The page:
Sidney Dell (1918-90) was an economist who spent more than 40 years involved in the United Nations (UN). Beginning in 1947, when appointed Special Assistant to the Assistant Secretary-General for Economic Affairs, New York, he rose to become the Secretary of the Berlin Currency and Trade Committee of the Security Council in 1948. He was then involved in the formulation of the World Economic Survey in the 1950s, first at the Division of Economic Stability and Improvement, where he was Chief of the World Trade Analysis Section, 1951-5, then at the Bureau of General Economic Research and Policies, 1955-64 (with breaks in Santiago working for the UN Economic Commission for Latin America (ECLA) in 1958 and as Ford Foundation Fellow at King's College, Cambridge, 1960-1). This was followed by a period at the United Nations Conference on Trade and Development (UNCTAD), where, during 1965-72, he was Director of the New York Office and Division for Financing relating to Trade. Following a spell in the United Nations Development Programme (UNDP), and a secondment as Deputy Special Representative of the Secretary-General in a UN Emergency Operation, 1974-5, Dell joined the United Nations Centre for Transnational Corporations (UNCTC) in 1977, becoming its Executive Director in 1983. Upon retirement in 1985 he entered the United Nations Institute for Training and Research (UNITAR) as Senior Fellow, where he set about the task of writing a history of the economic work of the UN. His death in 1990 left the project unfinished, save for the first of a planned series of books, The United Nations and International Business (London, 1990).

Throughout his career Dell maintained that 'poverty anywhere is a threat to prosperity everywhere', reminding the industrialized countries of the universal benefits, in terms of enhanced trade and economic growth, deriving from worldwide development. He tried while at United Nations Conference on Trade and Development (UNCTAD) to play a part in re-arranging North-South relations through his role in creating the International Development Strategy for the Second Development Decade. Following the collapse of the Bretton Woods system in the early 1970s, Dell attempted to ensure that the new system's construction (by the Committee of Twenty) would be open to developing country influence, firstly by guiding the formation of the Group of Twenty Four (the counterpart to the Developed Countries' Group of Ten) and secondly by preaching the notion that trade, development finance and the international monetary system were interdependent. This idea, new at the time, culminated in UNCTAD being present at the Committee of Twenty's deliberations, as observer.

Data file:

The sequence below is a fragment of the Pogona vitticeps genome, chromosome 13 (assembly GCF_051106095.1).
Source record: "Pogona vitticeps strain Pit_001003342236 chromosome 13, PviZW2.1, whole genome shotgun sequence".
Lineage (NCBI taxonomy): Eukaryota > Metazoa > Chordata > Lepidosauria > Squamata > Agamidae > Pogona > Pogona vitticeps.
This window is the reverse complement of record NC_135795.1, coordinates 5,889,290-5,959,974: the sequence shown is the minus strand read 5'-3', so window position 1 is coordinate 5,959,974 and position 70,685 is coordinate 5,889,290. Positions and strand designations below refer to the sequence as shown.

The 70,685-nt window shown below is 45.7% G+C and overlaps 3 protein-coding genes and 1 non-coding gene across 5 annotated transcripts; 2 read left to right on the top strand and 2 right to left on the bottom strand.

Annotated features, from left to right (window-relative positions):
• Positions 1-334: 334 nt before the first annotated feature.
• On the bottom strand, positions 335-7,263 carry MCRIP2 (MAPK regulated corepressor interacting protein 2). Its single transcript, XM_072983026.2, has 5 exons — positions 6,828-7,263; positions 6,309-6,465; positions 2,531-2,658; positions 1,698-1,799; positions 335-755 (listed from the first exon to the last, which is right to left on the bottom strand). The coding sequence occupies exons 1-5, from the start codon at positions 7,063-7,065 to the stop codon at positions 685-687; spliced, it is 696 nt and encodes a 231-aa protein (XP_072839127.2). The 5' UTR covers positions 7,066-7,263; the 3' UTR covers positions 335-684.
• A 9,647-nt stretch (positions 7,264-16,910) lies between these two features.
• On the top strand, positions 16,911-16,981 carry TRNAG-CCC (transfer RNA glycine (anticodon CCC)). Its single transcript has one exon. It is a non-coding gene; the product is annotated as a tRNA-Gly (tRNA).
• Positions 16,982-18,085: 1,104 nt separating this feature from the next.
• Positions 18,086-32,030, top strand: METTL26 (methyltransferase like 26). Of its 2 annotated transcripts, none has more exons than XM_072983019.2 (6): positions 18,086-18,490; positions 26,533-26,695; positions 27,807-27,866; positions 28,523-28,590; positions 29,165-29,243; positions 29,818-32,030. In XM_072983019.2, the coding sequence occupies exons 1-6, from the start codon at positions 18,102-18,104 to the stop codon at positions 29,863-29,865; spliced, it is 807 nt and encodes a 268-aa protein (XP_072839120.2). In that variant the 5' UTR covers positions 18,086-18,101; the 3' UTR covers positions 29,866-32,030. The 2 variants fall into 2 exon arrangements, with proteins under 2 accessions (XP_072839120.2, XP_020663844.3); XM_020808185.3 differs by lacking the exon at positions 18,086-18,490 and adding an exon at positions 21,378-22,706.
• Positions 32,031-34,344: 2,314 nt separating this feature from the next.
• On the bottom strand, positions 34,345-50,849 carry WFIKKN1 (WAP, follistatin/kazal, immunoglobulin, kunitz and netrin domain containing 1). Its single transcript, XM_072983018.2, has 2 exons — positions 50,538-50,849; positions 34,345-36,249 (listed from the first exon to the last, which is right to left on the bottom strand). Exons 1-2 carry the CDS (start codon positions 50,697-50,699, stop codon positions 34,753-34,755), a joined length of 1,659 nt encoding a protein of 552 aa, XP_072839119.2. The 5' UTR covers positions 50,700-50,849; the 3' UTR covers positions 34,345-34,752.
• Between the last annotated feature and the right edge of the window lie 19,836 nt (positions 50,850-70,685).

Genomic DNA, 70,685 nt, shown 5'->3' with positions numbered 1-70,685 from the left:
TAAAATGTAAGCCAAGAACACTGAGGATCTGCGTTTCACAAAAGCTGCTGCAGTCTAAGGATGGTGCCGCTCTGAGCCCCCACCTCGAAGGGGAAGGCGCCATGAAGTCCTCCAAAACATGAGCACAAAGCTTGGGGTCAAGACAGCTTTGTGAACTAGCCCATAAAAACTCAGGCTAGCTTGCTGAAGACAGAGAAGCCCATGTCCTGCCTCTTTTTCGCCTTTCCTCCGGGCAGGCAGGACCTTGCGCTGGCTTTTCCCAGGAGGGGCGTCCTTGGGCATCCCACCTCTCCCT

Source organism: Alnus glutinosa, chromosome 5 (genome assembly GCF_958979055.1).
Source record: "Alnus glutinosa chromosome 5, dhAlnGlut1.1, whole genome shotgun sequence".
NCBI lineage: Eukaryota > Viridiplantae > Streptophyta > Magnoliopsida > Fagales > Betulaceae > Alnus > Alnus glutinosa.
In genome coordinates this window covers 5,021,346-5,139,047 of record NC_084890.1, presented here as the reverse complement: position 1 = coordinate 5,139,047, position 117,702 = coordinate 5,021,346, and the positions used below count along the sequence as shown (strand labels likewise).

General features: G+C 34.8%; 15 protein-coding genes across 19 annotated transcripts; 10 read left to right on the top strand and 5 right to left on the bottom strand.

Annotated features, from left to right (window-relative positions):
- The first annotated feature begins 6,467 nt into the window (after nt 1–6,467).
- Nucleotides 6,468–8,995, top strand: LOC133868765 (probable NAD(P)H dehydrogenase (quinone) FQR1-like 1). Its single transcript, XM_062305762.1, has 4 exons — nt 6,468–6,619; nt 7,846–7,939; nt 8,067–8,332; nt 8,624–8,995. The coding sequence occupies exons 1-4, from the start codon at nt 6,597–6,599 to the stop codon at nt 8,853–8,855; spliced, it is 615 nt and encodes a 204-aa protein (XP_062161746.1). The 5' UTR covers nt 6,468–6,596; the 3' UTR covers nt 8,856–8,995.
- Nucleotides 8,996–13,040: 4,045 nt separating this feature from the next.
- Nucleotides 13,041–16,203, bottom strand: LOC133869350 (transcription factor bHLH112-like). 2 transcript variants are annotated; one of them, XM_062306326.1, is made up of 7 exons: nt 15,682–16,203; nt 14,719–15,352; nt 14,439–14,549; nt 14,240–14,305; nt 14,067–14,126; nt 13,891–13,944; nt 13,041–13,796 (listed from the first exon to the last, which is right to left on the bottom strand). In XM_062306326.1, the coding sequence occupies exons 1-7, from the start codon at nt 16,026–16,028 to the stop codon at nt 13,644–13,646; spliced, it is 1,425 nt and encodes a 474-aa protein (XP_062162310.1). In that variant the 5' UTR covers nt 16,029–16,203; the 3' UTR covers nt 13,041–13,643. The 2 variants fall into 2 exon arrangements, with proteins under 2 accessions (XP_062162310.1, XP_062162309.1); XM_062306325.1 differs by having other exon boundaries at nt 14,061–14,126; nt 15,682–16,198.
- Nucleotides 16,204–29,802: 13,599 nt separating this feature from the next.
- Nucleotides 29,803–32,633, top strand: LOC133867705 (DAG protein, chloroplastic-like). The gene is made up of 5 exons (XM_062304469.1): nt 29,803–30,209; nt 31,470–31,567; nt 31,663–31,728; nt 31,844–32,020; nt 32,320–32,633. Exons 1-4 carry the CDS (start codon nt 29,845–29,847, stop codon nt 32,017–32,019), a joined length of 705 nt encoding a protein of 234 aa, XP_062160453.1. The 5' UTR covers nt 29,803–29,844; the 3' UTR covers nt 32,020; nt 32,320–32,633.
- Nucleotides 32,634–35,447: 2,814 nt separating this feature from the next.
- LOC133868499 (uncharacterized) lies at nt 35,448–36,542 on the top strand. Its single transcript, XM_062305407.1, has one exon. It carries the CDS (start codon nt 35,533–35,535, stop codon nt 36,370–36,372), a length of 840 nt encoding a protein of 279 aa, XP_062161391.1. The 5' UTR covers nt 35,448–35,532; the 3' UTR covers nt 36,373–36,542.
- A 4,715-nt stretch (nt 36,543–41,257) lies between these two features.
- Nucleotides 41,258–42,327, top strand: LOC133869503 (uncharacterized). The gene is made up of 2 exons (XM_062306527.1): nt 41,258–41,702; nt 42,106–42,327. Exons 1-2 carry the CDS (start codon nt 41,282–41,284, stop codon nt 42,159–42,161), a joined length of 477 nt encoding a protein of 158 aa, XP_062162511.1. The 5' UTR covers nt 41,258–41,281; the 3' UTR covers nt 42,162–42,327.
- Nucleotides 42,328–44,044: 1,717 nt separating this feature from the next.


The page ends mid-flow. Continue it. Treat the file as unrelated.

In 1974-5 he worked to assist Less Developed Countries (LDCs) caught up in international instability when taking reponsibility for most of the planning of the UN Emergency Operation to relieve the developing countries most affected by the oil crisis. Then, as Executive Director of UNCTC, Dell devoted his time largely to exploring how transnational corporations could best foster development in host countries. Following his move to UNITAR, Dell produced two books, the latter of which, International Development Policies (London, 1991), encapsulated Dell's philosophy regarding international co-operation for development.

Immediate Source of Acquisition

The papers were given by the Dell family, Ethel, Michael and Gillian Dell and Linette Whitehead in 1994 and 1995.

Related Materials

Papers and correspondence of Edmund Dell is MSS. Eng. b. 2149-2150; c. 7569-7794; d. 3909-3948; MSS. Dell Digital 1-94.

Catalogue of the archive of Sidney Dell, 1943-90
Finding aid prepared by M. Jennings
1995; EAD version 2009
Language of description
Script of description
The cataloguing of Dell's papers was funded by a grant from the Ford Foundation. Conversion to EAD supported by the Gladys Krieble Delmas Foundation

Repository Details

Part of the Bodleian Libraries Repository

Weston Library
Broad Street
Oxford OX1 3BG United Kingdom